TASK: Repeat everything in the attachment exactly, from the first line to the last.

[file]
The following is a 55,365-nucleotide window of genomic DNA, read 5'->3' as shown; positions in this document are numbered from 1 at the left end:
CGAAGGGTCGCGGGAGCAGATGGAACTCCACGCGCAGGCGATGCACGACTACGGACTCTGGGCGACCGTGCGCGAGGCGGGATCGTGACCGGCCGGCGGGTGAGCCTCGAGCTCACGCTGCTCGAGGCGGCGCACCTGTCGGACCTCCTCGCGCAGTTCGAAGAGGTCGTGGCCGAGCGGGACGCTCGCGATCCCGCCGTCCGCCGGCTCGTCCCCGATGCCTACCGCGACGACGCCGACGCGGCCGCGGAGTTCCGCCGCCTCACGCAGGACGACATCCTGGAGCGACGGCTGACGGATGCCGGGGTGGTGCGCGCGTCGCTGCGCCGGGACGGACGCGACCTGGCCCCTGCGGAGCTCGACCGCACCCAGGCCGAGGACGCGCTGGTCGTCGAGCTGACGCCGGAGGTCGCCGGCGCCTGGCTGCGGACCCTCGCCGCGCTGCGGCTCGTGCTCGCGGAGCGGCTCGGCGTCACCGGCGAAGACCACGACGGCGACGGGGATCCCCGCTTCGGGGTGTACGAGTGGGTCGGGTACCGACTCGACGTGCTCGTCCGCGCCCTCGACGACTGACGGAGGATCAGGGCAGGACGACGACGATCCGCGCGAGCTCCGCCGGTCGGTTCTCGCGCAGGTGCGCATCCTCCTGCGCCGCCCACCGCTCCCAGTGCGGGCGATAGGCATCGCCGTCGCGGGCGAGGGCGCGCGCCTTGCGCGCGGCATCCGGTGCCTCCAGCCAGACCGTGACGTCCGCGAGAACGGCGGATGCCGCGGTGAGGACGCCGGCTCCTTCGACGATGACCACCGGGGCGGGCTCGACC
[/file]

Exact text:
The following is a 55,365-nucleotide window of genomic DNA, read 5'->3' as shown; positions in this document are numbered from 1 at the left end:
CGAAGGGTCGCGGGAGCAGATGGAACTCCACGCGCAGGCGATGCACGACTACGGACTCTGGGCGACCGTGCGCGAGGCGGGATCGTGACCGGCCGGCGGGTGAGCCTCGAGCTCACGCTGCTCGAGGCGGCGCACCTGTCGGACCTCCTCGCGCAGTTCGAAGAGGTCGTGGCCGAGCGGGACGCTCGCGATCCCGCCGTCCGCCGGCTCGTCCCCGATGCCTACCGCGACGACGCCGACGCGGCCGCGGAGTTCCGCCGCCTCACGCAGGACGACATCCTGGAGCGACGGCTGACGGATGCCGGGGTGGTGCGCGCGTCGCTGCGCCGGGACGGACGCGACCTGGCCCCTGCGGAGCTCGACCGCACCCAGGCCGAGGACGCGCTGGTCGTCGAGCTGACGCCGGAGGTCGCCGGCGCCTGGCTGCGGACCCTCGCCGCGCTGCGGCTCGTGCTCGCGGAGCGGCTCGGCGTCACCGGCGAAGACCACGACGGCGACGGGGATCCCCGCTTCGGGGTGTACGAGTGGGTCGGGTACCGACTCGACGTGCTCGTCCGCGCCCTCGACGACTGACGGAGGATCAGGGCAGGACGACGACGATCCGCGCGAGCTCCGCCGGTCGGTTCTCGCGCAGGTGCGCATCCTCCTGCGCCGCCCACCGCTCCCAGTGCGGGCGATAGGCATCGCCGTCGCGGGCGAGGGCGCGCGCCTTGCGCGCGGCATCCGGTGCCTCCAGCCAGACCGTGACGTCCGCGAGAACGGCGGATGCCGCGGTGAGGACGCCGGCTCCTTCGACGATGACCACCGGGGCGGGCTCGACC